Fibronaut At Home


This post is brought to you by the letters P, M, and S.

My biggest challenge is learning to not worry about what others think of me.  I struggle with this every day, every moment, no matter what I’m doing or how I’m feeling.  This morning, I awoke to find that Mother Nature’s curse had begun its pillage on my body.  Of course, I am running low on supers, again.  My hubby is sick, so I know that I have to go to the grocery store myself this time.  We live in a small town and the nearest grocery store is in an equally small town.  Our little grocery store has a deli, with chairs and tables.  All the farmers gather there to have coffee.  Can you see where this is going?  When I worked, I worked at the local bank, where we catered to ag customers.  The tampons are a straight shot from the deli, so I went in that door.  I am unwashed, unbrushed, and in my pajamas.  Basically, the definition of a Hot Mess.

As I look up and focus, I see someone I recognize.  Do I smile?  No.  Wave?  No.  Why?  Because I automatically assume that those farmers can all tell why I’m there.  As if I just asked them, “Where are the tampons?”  Which sounds crazy, because it is crazy.  I look down at the ground, which doesn’t look guilty at all (sarcasm, cough, cough) and speed-walk past the seating area.  WTF!  Why am I speed-walking?!  It’s 8 o’clock in the morning!  Get ahold of yourself, Susie!  I start to say, “What other people think of you is none of your business”, except I mean to say it in my head, but I say it out loud.  Cheese and rice!  It is way too early for this.  I then, restart my mantra, but in my head this time.

There I am, speed-walking, through the frozen section (Dear God, I’m going to pay for this!), I find my tampons and head to the registers.  Sort of.  What I actually do, is walk through the meat section (Holy hip spasm, Batman!) and look down every aisle I pass until I see the register that is farthest from the farmer-r-us meeting at the deli.  I limp down this aisle and (Thank you Jesus!) find a register that is open that is not immediately next to the farmer-con convention in the deli.  I throw my one box of super tampons down.

That’s right.  No shame here.  At least, not anymore.  I’m totally bluffing.  I usually try to buy more than the tampons, like maybe a bunch of bananas and a loaf of bread with disguise the bright pink box of tampons and no one will see them sitting there, saying, “Look at what this woman’s buying!  Bet she’s in a bad mood today!”.  The nice lady in front of me smiles sympathetically and I just want to rip her face off.  Don’t acknowledge the embarrassment!!!  The last thing I want to do right now is acknowledge my embarrassment, but when you smile at me in that way, I’m forced to either shrug at you like, “I know, right?” or something else to let you know that I saw your smile.  I look away.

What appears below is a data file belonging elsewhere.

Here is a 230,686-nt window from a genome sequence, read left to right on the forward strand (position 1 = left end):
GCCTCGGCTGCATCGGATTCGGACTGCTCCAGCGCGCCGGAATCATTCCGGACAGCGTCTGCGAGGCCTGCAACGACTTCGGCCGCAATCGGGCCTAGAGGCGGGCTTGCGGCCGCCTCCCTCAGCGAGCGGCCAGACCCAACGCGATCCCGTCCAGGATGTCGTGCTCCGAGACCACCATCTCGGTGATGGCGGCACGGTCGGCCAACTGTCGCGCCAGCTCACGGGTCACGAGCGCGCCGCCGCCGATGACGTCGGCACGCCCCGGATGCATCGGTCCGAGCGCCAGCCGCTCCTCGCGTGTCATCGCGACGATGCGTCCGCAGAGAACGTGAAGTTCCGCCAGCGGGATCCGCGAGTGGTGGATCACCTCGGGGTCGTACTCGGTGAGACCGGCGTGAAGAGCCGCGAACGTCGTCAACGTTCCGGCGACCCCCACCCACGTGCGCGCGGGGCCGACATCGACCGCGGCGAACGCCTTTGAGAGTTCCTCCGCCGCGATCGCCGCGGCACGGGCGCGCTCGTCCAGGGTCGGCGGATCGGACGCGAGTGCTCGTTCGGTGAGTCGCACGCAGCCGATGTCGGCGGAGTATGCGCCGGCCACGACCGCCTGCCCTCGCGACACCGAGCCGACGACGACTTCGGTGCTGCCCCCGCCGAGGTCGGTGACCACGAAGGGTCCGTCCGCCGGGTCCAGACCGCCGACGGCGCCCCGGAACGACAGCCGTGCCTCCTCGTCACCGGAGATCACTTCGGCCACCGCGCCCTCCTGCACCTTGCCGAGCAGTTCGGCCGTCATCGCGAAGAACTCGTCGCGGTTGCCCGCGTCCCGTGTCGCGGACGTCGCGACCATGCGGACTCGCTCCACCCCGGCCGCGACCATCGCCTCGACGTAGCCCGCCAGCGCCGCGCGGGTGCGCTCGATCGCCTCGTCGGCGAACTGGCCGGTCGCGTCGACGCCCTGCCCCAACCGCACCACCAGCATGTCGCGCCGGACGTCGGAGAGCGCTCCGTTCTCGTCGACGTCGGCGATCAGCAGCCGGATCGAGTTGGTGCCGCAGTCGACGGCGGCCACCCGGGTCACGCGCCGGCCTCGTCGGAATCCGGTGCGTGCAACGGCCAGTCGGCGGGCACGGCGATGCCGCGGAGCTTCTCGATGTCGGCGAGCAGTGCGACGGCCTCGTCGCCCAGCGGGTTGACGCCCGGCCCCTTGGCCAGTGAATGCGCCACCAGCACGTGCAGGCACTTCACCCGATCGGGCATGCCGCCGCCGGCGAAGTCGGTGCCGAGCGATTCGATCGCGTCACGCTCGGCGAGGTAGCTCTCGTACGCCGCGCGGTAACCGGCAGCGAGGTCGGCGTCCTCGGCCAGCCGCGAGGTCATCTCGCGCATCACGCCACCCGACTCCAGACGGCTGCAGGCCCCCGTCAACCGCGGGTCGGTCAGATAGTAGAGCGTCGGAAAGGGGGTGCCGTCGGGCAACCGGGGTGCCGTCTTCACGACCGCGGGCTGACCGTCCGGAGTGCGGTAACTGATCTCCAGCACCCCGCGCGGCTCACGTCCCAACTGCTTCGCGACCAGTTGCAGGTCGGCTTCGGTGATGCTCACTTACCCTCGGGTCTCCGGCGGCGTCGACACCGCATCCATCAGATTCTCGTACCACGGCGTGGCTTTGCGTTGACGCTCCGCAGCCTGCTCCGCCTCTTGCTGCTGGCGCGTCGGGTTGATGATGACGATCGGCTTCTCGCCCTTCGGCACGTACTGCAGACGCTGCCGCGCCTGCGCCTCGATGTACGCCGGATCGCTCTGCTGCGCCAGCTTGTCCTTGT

There is a female cashier but there is a male bagger.  He is smart, though.  He is either married or very well-trained.  After assisting the lady in front of me, he walks away.  I think he might be psychic or he can just see his death in my eyes.  The female cashier ain’t the sharpest crayon in the box.  She puts my bright pink box of super tampons on the little shelf right in front of me.  Put it in a bag woman!  Are you serious?!  I realize she expects me to put them in my purse, but then it just looks like I’m hiding something even more.  And I am super paranoid about being suspected of shop lifting.  I hate to dig in my purse while in the grocery store.  Also, when you go to the register, you should leave with a bag.  Double bag that STAT!!! 


After I pay her convenience store prices for my tampons, I shove them in my purse and make all nicey-nice but I really want to throw them at her head.  I limp out of the door on the opposite side of where I came in, with my head down and my dignity in the frozen section.


Win Some, Lose Some

The hubby and I decided I am no longer allowed to go to the grocery store by myself.  It is Friday and I am still recovering from Wednesday’s trip.  I’ve had headaches, muscle aches, muscle spasms, skin sensitivity, pain everywhere, nausea and extreme fatigue.  Thankfully, I’ve been able to hold my depression off and I’m trying to be kind to myself.  His idea is for us to go on the weekend.

I’m going to probably try to rest all day because my son has a cross country meet this afternoon and I want to go and support him.  I’ll know later if that is possible or not.  What I really need to do is make friends with another cross-country Mom and see if I can’t hitch a ride.  Of course, the girls would have to come too and that makes it more difficult.  I have a hard time asking for help.  I always feel like I have nothing to give in return, so I’d rather not accept help.  It is automatic for me to refuse when someone asks if I need anything.  I do it all the time.  I sometimes catch myself with family and accept their help, but with acquaintances I am much more likely to distance myself.  I hate feeling like a drain, taking everything and giving nothing back.

When I have all these issues with my health, how am I supposed to be there for someone else?  I can barely handle being there for my family.  If we get invited anywhere, I dread accepting, because I know we will not reciprocate with an invitation.  Besides our parents or siblings, we have not had anyone over to our house in years.  Years!  I take that back.  I did have a Home and Garden Party (I think that’s what it’s called) two (?) years ago.  I can’t even remember what year it was.  We cleaned the house from top to bottom.  That is the last time it was cleaned that well.

Muscles are starting to spasm.  I think I’ll try an Epsom salt bath.


We Got This Wednesday!